West Midlands house prices rose again in January but activity in the market fell as bad weather swept across the region, according to new research.
In January, 19 percent more chartered surveyors in the West Midlands reported a rise rather than a fall in house prices, up from a negative four percent in December, according to RICS UK Housing Market survey.
However, researchers found that six percent more surveyors reported a fall rather than a rise in new buyer enquiries, down from a positive reading of three percent last month.
Meanwhile, a net balance of 12 percent of surveyors saw a decline in new instructions down two percentage points from a negative balance of 10 percent in December. Newly agreed sales also fell substantially.
However, West Midlands surveyors are optimistic that these negative signs are a reflection of the extreme weather conditions experienced in the early part of the month.
The number of surveyors expecting house prices to rise increased dramatically to a positive 22 percent from a negative six percent. What’s more, the number of surveyors expecting sales to pick up over the next three months also rose substantially from 12 percent of surveyors who expected a fall to 20 percent who are expecting a rise in January.
Richard Franklin, of Franklin Property Consultancy and RICS West Midlands spokesperson, said: “The cold snap in January clearly had a huge impact on the West Midlands housing market with activity coming to a halt amidst the seasonal chaos. The indicators are that this will merely defer this activity until the coming months. January was also the first month impacted by the restoration of the Stamp Duty threshold so a positive outlook after this bottleneck bodes well.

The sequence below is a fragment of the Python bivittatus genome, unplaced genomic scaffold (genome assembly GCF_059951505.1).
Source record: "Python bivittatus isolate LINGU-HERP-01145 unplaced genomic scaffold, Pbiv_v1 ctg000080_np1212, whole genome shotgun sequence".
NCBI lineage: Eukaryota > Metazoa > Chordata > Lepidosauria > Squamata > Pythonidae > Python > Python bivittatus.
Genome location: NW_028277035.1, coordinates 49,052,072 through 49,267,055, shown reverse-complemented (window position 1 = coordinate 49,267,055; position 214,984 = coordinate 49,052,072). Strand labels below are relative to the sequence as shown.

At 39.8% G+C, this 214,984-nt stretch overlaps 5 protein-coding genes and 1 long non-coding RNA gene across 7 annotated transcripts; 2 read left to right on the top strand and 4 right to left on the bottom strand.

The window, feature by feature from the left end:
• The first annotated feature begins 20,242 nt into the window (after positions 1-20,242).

“House prices are likely to continue rising in the short term but if supply increases, this could curtail significant rises during 2010. Increased volumes rather than the headline prices should be the key barometer to assess market recovery during the forthcoming year.”
Transaction levels in the West Midlands region fell slightly in January, with the number of sales per surveying firm dropping from 24 to 23, compared to a national average of 18. Nationally, the closely watched sales to stock ratio – a measure of market slack and a lead indicator of future prices – fell for the second successive month.